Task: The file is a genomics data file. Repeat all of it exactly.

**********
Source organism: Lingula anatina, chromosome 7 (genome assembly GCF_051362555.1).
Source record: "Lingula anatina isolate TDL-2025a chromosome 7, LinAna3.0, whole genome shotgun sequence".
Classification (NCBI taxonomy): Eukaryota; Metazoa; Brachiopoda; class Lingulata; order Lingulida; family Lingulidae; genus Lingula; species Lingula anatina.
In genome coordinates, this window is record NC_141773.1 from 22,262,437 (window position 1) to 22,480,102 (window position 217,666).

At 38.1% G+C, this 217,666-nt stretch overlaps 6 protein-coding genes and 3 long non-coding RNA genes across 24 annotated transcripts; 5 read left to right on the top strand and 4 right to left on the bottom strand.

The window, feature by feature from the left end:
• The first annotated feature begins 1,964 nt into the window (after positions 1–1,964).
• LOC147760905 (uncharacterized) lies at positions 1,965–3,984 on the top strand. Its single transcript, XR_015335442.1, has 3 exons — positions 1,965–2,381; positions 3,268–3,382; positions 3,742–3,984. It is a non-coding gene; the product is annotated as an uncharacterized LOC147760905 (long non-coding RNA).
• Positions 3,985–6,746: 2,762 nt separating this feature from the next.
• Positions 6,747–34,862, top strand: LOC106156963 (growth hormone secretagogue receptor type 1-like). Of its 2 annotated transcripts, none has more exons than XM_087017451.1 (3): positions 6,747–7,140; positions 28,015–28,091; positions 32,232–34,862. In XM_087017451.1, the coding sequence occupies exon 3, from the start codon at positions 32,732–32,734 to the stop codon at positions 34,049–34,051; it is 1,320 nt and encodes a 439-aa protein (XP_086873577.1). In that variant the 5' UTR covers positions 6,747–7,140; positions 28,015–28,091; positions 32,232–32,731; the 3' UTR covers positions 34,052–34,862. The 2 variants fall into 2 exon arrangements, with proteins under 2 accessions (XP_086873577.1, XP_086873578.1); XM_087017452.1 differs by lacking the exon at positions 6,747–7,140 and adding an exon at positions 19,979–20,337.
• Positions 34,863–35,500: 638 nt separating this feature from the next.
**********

Source organism: Lingula anatina, chromosome 7 (genome assembly GCF_051362555.1).
Source record: "Lingula anatina isolate TDL-2025a chromosome 7, LinAna3.0, whole genome shotgun sequence".
Classification (NCBI taxonomy): Eukaryota; Metazoa; Brachiopoda; class Lingulata; order Lingulida; family Lingulidae; genus Lingula; species Lingula anatina.
In genome coordinates, this window is record NC_141773.1 from 22,262,437 (window position 1) to 22,480,102 (window position 217,666).

At 38.1% G+C, this 217,666-nt stretch overlaps 6 protein-coding genes and 3 long non-coding RNA genes across 24 annotated transcripts; 5 read left to right on the top strand and 4 right to left on the bottom strand.

The window, feature by feature from the left end:
• The first annotated feature begins 1,964 nt into the window (after positions 1–1,964).
• LOC147760905 (uncharacterized) lies at positions 1,965–3,984 on the top strand. Its single transcript, XR_015335442.1, has 3 exons — positions 1,965–2,381; positions 3,268–3,382; positions 3,742–3,984. It is a non-coding gene; the product is annotated as an uncharacterized LOC147760905 (long non-coding RNA).
• Positions 3,985–6,746: 2,762 nt separating this feature from the next.
• Positions 6,747–34,862, top strand: LOC106156963 (growth hormone secretagogue receptor type 1-like). Of its 2 annotated transcripts, none has more exons than XM_087017451.1 (3): positions 6,747–7,140; positions 28,015–28,091; positions 32,232–34,862. In XM_087017451.1, the coding sequence occupies exon 3, from the start codon at positions 32,732–32,734 to the stop codon at positions 34,049–34,051; it is 1,320 nt and encodes a 439-aa protein (XP_086873577.1). In that variant the 5' UTR covers positions 6,747–7,140; positions 28,015–28,091; positions 32,232–32,731; the 3' UTR covers positions 34,052–34,862. The 2 variants fall into 2 exon arrangements, with proteins under 2 accessions (XP_086873577.1, XP_086873578.1); XM_087017452.1 differs by lacking the exon at positions 6,747–7,140 and adding an exon at positions 19,979–20,337.
• Positions 34,863–35,500: 638 nt separating this feature from the next.